Cranmer, S. R. 1999, ``Acceleration of the High-Speed Solar Wind,'' in Physics of the Solar Corona and Transition Region, Monterey, California , 24-27 August 1999 (Invited Talk).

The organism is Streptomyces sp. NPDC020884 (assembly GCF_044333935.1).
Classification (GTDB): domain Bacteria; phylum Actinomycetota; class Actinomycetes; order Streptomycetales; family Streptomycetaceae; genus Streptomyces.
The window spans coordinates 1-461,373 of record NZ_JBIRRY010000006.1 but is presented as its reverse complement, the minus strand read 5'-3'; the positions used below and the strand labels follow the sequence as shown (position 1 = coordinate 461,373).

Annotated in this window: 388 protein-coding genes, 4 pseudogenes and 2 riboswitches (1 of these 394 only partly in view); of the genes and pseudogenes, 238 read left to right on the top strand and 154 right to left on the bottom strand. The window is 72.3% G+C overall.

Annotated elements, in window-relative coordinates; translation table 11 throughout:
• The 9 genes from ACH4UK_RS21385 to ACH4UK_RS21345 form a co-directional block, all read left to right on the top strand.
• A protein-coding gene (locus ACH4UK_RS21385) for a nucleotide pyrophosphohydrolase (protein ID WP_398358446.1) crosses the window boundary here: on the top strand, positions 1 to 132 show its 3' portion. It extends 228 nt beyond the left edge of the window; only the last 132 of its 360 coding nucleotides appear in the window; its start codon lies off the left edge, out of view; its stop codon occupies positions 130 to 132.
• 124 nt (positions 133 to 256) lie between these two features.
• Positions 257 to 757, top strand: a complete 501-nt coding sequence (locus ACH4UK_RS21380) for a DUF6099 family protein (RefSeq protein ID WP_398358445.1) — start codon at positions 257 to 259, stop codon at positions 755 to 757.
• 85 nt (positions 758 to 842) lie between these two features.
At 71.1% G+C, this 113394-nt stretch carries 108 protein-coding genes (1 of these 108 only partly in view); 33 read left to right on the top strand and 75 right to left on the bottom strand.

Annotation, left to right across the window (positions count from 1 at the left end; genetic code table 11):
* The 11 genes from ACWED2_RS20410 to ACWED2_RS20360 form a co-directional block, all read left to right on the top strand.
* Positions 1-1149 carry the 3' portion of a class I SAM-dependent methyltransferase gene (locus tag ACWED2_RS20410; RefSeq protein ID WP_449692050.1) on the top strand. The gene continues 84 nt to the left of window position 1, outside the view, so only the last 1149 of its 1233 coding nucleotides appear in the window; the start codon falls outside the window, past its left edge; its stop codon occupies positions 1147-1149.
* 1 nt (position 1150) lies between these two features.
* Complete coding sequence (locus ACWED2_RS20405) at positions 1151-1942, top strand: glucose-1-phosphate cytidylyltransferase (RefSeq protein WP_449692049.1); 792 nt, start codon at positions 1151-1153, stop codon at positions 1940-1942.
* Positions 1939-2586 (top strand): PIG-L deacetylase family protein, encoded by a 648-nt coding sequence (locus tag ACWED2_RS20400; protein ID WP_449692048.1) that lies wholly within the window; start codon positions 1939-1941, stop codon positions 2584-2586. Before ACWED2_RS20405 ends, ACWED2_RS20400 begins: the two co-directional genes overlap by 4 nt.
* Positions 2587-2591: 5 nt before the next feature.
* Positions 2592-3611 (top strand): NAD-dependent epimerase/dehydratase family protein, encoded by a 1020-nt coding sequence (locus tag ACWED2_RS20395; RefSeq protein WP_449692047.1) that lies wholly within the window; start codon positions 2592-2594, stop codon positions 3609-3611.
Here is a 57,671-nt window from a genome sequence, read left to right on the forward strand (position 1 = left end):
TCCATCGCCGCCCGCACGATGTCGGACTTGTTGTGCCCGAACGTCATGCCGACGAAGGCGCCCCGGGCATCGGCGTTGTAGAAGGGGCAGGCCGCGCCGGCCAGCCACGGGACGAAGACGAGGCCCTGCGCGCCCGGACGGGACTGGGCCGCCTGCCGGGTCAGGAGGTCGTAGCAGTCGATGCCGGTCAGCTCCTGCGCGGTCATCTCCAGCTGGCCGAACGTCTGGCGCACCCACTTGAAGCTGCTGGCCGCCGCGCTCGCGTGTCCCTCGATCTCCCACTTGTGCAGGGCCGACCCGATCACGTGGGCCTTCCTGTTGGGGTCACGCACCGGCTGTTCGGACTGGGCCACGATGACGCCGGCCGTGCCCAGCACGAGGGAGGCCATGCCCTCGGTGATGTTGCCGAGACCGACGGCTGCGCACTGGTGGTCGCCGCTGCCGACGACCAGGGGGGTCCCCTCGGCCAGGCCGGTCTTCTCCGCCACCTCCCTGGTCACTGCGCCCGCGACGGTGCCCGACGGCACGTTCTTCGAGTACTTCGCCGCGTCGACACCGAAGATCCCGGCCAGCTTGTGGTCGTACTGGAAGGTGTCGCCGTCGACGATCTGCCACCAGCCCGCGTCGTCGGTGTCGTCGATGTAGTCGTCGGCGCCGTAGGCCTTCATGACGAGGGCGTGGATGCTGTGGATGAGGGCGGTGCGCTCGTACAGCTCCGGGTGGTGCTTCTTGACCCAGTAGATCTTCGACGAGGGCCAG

This talk will review the current state of understanding about how the steady-state, high-speed solar wind is accelerated from the base of the corona to its terminal speed of 600-800 km/s. Spectroscopic observations of the extended corona (in the primary acceleration region of 1-10 solar radii) from, e.g., SOHO and Spartan 201, continue to complement in situ spacecraft measurements (at distances greater than 0.3 AU). These observations present theorists with a large number of firm constraints that must be reproduced by models. Because the majority of the fast solar wind is a collisionless plasma, it is becoming evident that the energy and momentum of electrons, protons, and minor ions should be modeled independently. Also, since departures from isotropic Maxwellian velocity distributions are observed ubiquitously, simple fluid treatments of the solar wind need to be re-examined and compared with more complete kinetic models. A large number of physical mechanisms have been postulated to provide the outward acceleration of the solar wind, and this talk will attempt to classify and re-examine these processes in the light of the most current observations. Many acceleration mechanisms rely solely on coronal heating to generate a plasma pressure able to counteract gravity, but there are also several plausible sources of direct momentum deposition. In any case, it is clear that the dynamical state of the solar wind is intimately linked with the still-unknown mechanisms that transport subphotospheric convective energy above the transition region.

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